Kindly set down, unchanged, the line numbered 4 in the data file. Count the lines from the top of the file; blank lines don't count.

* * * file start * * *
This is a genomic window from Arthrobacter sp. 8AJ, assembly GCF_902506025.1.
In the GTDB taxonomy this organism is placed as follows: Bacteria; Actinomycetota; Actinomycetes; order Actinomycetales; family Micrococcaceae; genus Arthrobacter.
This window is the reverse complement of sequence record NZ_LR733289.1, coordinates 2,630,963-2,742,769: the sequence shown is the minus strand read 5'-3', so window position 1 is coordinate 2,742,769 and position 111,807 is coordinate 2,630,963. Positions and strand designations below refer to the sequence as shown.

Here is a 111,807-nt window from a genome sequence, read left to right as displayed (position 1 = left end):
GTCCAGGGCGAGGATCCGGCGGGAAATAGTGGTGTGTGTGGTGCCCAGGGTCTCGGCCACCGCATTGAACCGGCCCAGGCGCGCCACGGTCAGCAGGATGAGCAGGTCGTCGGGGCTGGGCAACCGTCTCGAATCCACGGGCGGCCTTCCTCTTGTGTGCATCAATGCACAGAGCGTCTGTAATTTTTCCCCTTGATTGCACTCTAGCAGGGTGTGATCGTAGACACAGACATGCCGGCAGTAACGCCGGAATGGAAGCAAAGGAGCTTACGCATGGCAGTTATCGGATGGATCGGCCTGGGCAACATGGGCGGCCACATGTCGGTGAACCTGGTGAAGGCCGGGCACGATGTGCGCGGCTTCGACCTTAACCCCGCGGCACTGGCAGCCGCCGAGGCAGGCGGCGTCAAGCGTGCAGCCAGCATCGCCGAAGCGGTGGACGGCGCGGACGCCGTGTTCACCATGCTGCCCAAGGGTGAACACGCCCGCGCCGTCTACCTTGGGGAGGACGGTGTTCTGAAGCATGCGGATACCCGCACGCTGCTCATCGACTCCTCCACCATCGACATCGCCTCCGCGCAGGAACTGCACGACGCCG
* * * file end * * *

Here is a 111,807-nt window from a genome sequence, read left to right as displayed (position 1 = left end):